But what of the other houses? Tete Brec, is the place that holds all the beautiful and deadly weapons and armor of legendary heroes. Everything from Cuchulainn’s shield to everyone else’s and their goblets and javelins and swords beside. And in Craebderg is where all “the severed heads and spoils” were kept. There are several ways that these houses could be analyzed, but again on this reading I am struck by Craebruad representing the King’s duties to politics and the people. Such a fine house with all it’s decorations and trimmings much play host to many heroes and Chiefs, foraging alliances and offering hospitality. A point underlined by Gerg’s vat, from which at any time 30 men may be drinking from it in Conchobor’s room and the vat is always full. Such abundance and generosity are things that a sovereign must maintain. With Tete Brec I see the need to maintain protection, an entire house filled with arms and shields of mighty warriors, of whom may be called upon at any moment. It speaks to the bravery and the heroism that is idealized in sovereignty. And then Craebderg, the ruddy branch, where we see that bravery and heroism has been tested and proven true. This is not just a king who speaks of valor but who has the proof of those swords and shields in a house all of their own. The grandeur and glory must not be without merit.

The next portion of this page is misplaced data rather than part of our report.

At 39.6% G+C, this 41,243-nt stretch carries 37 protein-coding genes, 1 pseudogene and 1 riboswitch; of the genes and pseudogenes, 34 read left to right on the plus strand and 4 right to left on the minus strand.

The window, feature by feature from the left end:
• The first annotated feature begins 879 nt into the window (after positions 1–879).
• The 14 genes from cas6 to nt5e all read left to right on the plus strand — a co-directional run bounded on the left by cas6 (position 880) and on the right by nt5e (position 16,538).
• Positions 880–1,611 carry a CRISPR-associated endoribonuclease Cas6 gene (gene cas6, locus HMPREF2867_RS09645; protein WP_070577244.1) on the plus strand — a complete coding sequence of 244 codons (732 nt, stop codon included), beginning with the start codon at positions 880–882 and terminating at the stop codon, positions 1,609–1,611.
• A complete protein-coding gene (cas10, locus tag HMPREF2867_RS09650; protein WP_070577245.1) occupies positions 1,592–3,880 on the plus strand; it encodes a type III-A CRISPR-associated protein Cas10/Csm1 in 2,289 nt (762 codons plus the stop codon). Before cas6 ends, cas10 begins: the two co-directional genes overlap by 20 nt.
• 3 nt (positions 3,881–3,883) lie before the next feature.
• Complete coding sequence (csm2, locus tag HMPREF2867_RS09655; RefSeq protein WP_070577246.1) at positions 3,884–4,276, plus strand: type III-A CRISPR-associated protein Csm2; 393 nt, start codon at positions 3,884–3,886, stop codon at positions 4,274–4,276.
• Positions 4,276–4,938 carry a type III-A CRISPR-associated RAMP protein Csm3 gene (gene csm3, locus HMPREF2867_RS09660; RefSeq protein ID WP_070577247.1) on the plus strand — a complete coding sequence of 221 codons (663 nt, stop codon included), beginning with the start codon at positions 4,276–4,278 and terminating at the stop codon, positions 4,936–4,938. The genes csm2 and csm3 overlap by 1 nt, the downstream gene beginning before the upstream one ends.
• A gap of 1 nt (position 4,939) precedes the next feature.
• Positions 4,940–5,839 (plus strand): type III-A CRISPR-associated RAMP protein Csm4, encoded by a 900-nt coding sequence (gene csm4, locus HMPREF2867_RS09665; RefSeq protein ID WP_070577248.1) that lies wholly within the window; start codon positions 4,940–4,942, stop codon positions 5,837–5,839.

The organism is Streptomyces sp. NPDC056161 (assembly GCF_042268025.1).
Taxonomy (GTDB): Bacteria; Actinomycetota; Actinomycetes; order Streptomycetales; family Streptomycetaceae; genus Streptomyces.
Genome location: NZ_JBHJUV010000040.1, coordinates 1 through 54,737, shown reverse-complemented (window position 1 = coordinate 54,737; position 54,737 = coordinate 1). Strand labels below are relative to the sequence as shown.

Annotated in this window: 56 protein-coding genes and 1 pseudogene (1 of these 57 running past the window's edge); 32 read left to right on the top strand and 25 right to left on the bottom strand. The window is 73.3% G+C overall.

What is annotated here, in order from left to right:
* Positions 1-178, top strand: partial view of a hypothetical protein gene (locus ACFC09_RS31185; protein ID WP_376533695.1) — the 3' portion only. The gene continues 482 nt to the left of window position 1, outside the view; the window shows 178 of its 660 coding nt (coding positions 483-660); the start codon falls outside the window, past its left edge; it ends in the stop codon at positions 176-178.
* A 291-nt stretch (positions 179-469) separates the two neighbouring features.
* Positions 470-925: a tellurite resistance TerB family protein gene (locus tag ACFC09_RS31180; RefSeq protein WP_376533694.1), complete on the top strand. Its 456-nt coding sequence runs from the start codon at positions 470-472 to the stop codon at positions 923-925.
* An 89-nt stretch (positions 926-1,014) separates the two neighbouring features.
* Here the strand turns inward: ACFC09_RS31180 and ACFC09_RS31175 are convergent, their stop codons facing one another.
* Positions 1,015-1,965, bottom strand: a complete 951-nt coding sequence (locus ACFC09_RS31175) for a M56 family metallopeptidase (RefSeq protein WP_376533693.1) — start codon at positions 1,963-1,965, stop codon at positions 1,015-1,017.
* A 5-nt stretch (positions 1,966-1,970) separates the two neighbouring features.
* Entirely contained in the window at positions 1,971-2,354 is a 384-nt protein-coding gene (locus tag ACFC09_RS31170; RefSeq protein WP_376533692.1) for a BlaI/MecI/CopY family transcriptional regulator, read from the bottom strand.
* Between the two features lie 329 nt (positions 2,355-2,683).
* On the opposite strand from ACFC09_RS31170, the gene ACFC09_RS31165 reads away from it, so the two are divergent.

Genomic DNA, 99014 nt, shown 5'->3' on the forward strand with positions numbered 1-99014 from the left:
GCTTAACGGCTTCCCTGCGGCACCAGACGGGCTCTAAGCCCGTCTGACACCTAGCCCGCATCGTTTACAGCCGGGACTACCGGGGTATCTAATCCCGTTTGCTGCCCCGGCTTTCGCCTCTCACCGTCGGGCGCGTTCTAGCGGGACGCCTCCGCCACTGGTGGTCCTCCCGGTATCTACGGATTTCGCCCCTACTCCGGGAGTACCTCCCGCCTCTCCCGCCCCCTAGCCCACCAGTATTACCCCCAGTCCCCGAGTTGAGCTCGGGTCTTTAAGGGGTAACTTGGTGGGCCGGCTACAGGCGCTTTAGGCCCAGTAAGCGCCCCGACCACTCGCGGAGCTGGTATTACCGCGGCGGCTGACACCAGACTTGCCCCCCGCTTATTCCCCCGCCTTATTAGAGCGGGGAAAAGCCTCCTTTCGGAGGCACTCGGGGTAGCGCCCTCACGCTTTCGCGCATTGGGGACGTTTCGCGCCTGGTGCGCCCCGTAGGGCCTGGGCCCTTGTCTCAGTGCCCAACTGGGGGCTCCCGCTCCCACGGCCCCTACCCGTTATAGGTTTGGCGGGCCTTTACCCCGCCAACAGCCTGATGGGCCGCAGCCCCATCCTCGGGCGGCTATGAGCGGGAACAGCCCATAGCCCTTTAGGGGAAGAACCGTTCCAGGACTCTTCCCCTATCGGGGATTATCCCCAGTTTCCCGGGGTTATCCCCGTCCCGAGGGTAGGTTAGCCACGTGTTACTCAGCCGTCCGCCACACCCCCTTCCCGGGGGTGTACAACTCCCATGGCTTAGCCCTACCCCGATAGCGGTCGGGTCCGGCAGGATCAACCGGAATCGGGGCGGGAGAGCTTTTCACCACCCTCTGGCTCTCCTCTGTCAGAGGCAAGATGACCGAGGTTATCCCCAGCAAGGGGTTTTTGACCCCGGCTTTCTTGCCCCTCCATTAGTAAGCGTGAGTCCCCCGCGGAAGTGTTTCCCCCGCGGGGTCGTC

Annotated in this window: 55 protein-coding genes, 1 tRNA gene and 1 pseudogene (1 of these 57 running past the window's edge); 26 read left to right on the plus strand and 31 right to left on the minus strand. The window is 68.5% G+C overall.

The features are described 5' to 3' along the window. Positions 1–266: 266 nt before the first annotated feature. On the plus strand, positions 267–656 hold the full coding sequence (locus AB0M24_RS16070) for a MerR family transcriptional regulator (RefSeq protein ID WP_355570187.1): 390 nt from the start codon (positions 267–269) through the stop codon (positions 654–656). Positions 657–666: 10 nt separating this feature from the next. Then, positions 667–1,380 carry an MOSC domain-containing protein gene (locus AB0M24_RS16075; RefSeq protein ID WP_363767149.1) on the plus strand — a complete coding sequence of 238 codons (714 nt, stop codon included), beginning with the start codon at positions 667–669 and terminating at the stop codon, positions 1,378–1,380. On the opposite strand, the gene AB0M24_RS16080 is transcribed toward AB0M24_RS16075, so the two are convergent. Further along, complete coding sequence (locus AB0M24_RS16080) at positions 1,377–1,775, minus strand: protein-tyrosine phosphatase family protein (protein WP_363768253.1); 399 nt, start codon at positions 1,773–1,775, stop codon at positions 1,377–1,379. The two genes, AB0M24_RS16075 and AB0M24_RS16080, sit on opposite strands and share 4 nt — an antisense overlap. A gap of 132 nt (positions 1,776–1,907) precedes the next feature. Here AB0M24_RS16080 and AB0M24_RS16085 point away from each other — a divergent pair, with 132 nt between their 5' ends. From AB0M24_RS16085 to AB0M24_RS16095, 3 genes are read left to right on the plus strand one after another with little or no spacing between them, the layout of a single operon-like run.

This speaks to the heroic morality versus the passive morality that is seen elsewhere, and was one of the key things that turned me away from Judeo-Christian religions. With them it is all about the things that you should not do. Whereas to me being judged and held to your actions is more in alignment with the make up of my soul. I am not a “good person” because I do not steal or any number of the other tenets of “Thou shall not”. It is through my actions based on the real features of the situations that mold and shape me. Just as it is that Conchobor’s actions, be them in judgement or on the battle field is what molds and shapes him into a legendary king.